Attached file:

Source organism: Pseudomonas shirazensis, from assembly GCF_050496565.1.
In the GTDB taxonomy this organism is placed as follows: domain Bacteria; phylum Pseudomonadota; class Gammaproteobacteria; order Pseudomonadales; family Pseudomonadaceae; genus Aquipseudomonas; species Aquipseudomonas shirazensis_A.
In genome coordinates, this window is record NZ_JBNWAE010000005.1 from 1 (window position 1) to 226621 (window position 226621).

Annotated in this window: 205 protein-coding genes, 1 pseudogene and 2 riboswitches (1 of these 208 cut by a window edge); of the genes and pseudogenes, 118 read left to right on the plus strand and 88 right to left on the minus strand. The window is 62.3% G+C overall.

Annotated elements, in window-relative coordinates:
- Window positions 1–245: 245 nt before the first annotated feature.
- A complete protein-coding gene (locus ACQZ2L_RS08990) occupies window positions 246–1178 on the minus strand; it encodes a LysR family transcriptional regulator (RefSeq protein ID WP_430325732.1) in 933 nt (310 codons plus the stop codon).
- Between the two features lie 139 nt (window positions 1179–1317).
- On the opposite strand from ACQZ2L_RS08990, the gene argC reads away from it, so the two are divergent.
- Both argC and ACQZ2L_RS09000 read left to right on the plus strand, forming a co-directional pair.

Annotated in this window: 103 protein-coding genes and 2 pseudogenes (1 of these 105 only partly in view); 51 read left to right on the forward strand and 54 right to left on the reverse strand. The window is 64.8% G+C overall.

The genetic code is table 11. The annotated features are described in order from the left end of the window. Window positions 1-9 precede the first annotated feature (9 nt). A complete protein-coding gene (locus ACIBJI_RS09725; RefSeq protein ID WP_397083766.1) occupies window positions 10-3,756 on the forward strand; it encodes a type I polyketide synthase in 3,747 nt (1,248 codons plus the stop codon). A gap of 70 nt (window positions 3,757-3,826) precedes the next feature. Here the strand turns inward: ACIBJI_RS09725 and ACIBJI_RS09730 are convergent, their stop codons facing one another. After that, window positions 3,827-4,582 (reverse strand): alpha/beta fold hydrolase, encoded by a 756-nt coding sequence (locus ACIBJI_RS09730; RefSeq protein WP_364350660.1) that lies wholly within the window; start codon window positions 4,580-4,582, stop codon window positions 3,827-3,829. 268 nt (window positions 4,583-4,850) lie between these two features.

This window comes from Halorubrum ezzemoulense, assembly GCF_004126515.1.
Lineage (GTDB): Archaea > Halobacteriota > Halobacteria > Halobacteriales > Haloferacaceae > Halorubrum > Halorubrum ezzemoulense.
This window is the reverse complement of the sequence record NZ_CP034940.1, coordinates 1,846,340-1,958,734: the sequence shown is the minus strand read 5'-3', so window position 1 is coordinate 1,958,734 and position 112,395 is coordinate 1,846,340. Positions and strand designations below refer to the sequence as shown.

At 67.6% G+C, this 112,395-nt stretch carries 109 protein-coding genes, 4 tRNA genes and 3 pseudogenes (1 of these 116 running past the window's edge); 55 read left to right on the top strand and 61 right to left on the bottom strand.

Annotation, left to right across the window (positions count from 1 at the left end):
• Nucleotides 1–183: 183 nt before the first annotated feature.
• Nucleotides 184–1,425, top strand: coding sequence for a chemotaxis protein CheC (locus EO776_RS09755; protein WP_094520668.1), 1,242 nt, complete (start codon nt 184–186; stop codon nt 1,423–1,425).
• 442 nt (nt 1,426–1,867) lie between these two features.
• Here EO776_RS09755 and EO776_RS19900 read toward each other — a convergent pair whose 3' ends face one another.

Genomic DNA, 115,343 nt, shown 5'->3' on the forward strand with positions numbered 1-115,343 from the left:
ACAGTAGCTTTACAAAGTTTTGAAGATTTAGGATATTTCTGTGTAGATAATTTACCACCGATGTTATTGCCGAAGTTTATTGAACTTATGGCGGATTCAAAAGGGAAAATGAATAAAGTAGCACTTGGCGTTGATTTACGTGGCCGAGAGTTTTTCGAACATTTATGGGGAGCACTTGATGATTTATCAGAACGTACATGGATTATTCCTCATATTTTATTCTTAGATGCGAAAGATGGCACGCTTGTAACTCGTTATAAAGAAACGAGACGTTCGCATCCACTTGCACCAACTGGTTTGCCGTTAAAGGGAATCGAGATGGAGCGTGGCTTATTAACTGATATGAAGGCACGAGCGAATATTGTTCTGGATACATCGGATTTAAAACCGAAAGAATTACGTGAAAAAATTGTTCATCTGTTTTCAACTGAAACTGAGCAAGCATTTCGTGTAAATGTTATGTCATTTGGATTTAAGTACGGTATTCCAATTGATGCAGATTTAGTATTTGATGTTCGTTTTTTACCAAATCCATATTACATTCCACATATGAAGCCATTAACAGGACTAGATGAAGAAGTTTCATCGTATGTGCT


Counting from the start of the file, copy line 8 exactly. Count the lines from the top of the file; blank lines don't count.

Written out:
- Between the two features lie 139 nt (window positions 1179–1317).